In the months leading up to the 2014 midterm election, I made a series of predictions. Some where practically spot on, others were wildly erratic. Here is a quick report card.
Seat by Seat: A-
Of the 35 settled Senate elections, my forecast accurately called 33. As we wait for Louisiana’s runoff to finish, my batting average will lie between 91.7 and 94.4%. These estimates are better than most projections found online. My five year accuracy rate will likely hover around nine in ten.
As far as projecting the House of Representatives, I too underestimated the Republican gains. I expected the Republicans to gain a few seats, but was unfortunately off by six. Compared to several national projections, this estimation was among the best. By five year accuracy remains accurate within four seats.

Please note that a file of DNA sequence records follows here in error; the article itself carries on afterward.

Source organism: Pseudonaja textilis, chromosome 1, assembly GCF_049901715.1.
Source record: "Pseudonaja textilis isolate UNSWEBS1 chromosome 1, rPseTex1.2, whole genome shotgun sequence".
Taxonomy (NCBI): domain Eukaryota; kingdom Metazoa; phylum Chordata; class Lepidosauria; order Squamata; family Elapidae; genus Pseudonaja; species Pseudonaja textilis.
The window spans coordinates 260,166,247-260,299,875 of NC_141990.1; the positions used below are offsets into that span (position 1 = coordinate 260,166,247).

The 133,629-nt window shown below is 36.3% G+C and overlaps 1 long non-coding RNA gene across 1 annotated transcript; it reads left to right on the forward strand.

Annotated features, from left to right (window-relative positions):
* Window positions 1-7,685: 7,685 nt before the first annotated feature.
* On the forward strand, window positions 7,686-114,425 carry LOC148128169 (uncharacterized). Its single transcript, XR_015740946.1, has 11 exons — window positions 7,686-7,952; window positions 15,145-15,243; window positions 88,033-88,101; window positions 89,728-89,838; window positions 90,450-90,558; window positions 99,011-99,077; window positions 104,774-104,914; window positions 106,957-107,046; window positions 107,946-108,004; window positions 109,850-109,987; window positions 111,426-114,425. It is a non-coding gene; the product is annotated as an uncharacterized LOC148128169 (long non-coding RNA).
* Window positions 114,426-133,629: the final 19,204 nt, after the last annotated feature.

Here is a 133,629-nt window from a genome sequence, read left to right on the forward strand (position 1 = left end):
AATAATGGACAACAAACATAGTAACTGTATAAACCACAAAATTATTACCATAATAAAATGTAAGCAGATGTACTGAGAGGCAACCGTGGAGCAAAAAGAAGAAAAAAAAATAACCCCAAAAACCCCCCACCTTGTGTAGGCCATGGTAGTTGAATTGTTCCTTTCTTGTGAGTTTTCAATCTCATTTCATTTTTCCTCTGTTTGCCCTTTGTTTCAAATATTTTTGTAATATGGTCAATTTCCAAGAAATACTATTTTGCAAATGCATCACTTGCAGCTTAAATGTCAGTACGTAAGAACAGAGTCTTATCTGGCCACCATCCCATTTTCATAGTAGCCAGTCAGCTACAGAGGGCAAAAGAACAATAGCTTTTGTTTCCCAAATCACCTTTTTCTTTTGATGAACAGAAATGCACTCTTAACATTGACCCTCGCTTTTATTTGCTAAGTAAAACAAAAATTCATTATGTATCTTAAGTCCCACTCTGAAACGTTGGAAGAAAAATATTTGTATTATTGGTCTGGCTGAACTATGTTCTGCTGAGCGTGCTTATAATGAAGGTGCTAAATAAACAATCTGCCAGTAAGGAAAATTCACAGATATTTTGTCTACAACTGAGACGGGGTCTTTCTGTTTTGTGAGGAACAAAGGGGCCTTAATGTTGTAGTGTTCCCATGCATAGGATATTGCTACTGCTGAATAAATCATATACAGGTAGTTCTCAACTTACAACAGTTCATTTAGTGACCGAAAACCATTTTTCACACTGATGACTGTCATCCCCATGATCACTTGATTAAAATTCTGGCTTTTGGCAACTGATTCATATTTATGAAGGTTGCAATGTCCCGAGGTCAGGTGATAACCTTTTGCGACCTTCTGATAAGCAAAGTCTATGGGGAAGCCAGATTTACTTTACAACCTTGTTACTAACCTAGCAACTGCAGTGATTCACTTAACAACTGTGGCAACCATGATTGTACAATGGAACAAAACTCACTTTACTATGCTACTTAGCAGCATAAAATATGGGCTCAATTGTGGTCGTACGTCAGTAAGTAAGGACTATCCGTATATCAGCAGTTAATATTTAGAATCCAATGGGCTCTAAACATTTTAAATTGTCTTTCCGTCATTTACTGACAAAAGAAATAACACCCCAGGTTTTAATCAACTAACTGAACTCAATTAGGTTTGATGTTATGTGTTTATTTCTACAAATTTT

Control of the House and Senate: C
In January, I boldly suggested that the Republicans would make gains yet fail to control the Senate. By the time to go race by race, however, that statement faced a blunt correction: I projected that the Republicans would control the Senate by a two seat margin.
Although the initial projection was incorrect, updated responses were accurate.
Key Issue: A
The key issue in this year’s elections appears to not be an issue, rather the President. Barack Obama’s popularity (or lack thereof) served as the central cleavage in this political cycle. Democrats distanced themselves from the President, and Obama’s appearances appear to have harmed candidates more than helped.
Growing Split in the Republican Party: I
Many TEA Party candidates faced challenges from mainstream Republicans. Of the Republican gains made in the House, several members are more moderate Republicans. The governing opportunities for the Republicans may seem easier in the House with a diminished TEA Party presence. That said, the Senate may become more combustible. Right leaning Senators like Ted Cruz may empower themselves in the majority, potentially creating problems for the new Senate leadership. Time will tell whether or not the Republicans can bridge the gap between the TEA support, libertarian wing, and establishment members in time for the 2016 elections.